Cryotherapy Tech Turns to Biometric Failsafe

Cryotherapy Tech Turns to Biometric Failsafe

The declining tanning industry is heating up after making the decision to run cold. An increasing number of salons are now offering Whole Body Cryotherapy, which has already boosted revenue by as much as 40 percent.

Cryotherapy is often pitched as a self-care and treatment option for athletes, bodybuilders, and other people in physically demanding trades. It has proven to be a particularly popular feature for new customers who would otherwise never seek out a tanning salon.

“About 1 in 5 new clients arrive for cryotherapy first and add other services while they are here. It is attracting new people who become regulars,” said Kristina Gardner, the Owner of Bottoms Up Tanning. Gardner started offering cryotherapy at her salon earlier this year.

Cryotherapy exposes guests to sub-zero temperatures for short periods of time, leading some manufacturers to turn to fingerprint recognition as a safety feature. For instance, the XR Cryosauna from Cryo Innovations has dual fingerprint sensors and cannot be activated without authorization from both an approved operator and a user.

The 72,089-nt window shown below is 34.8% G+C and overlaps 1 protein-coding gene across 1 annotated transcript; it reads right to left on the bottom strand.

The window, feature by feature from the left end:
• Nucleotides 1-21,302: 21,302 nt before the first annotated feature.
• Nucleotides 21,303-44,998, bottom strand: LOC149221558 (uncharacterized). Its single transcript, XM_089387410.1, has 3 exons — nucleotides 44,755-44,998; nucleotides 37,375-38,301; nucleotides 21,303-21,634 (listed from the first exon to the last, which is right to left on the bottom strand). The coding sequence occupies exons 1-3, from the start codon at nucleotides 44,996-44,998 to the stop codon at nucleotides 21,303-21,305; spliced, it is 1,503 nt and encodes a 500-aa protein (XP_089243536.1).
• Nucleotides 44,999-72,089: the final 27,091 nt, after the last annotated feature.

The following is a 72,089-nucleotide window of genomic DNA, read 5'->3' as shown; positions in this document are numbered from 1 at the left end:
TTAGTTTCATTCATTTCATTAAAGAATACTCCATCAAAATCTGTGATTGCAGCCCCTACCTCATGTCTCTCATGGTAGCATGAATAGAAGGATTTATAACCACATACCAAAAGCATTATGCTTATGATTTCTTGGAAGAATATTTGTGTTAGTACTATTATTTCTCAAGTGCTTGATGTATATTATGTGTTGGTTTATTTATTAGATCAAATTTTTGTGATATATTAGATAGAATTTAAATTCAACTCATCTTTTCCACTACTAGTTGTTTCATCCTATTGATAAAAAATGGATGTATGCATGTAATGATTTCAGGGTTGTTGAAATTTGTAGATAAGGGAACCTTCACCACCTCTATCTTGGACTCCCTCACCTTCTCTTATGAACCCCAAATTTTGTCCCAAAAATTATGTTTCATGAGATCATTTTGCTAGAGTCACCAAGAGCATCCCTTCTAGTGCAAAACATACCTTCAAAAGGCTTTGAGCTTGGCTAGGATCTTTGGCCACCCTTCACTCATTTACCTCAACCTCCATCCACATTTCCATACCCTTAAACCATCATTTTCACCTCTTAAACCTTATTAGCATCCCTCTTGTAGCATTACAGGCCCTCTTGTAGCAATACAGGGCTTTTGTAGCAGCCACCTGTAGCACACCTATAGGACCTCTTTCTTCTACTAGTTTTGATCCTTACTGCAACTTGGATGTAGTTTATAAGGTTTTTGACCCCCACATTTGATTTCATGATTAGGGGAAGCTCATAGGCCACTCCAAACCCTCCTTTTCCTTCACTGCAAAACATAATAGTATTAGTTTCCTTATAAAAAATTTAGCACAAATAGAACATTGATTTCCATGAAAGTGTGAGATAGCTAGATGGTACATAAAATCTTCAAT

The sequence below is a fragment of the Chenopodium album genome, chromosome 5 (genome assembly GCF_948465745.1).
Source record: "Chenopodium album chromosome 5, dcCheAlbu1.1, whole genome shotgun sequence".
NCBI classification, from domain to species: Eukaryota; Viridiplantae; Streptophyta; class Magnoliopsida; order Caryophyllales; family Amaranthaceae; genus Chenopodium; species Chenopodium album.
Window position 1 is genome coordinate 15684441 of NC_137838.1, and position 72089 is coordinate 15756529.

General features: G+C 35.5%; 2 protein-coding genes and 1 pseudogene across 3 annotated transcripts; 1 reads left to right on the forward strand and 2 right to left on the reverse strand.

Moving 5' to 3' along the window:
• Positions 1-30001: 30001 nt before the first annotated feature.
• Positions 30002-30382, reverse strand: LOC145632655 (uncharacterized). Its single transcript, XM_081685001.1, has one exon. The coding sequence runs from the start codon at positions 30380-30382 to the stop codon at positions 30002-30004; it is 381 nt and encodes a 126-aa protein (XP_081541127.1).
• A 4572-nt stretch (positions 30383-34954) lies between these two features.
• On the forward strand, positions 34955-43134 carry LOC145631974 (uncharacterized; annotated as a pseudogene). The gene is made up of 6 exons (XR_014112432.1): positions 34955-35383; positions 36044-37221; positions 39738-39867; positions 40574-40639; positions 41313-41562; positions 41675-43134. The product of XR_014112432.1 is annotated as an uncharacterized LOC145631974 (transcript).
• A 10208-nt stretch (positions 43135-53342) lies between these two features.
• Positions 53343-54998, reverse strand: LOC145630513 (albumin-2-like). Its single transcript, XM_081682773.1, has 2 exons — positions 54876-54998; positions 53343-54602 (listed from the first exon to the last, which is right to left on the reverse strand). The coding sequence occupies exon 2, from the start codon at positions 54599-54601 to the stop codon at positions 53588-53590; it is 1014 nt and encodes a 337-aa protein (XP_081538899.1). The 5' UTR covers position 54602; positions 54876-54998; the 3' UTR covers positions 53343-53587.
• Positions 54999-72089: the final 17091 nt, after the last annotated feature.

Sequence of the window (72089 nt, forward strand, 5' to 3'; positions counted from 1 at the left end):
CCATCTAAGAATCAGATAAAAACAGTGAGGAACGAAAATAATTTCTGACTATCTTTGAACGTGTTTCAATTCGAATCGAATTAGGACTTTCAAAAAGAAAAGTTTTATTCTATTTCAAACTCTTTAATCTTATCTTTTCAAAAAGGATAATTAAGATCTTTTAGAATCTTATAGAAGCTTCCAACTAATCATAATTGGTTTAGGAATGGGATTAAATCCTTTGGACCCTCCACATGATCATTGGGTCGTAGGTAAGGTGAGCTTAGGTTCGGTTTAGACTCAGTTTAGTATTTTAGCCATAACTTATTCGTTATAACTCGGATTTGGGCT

Of course, any salon that deploys the XR Cryosauna would need to be aware of the privacy laws in their jurisdiction. The first settlement under the Biometric Information Privacy Act in Illinois involved a tanning salon that did not receive adequate consent before using fingerprint recognition to authenticate its members.

Cryo Innovations has tried to place its cryopods in medical facilities in an effort to capture a segment of the expanding biometric healthcare market.

(Originally posted on FindBiometrics)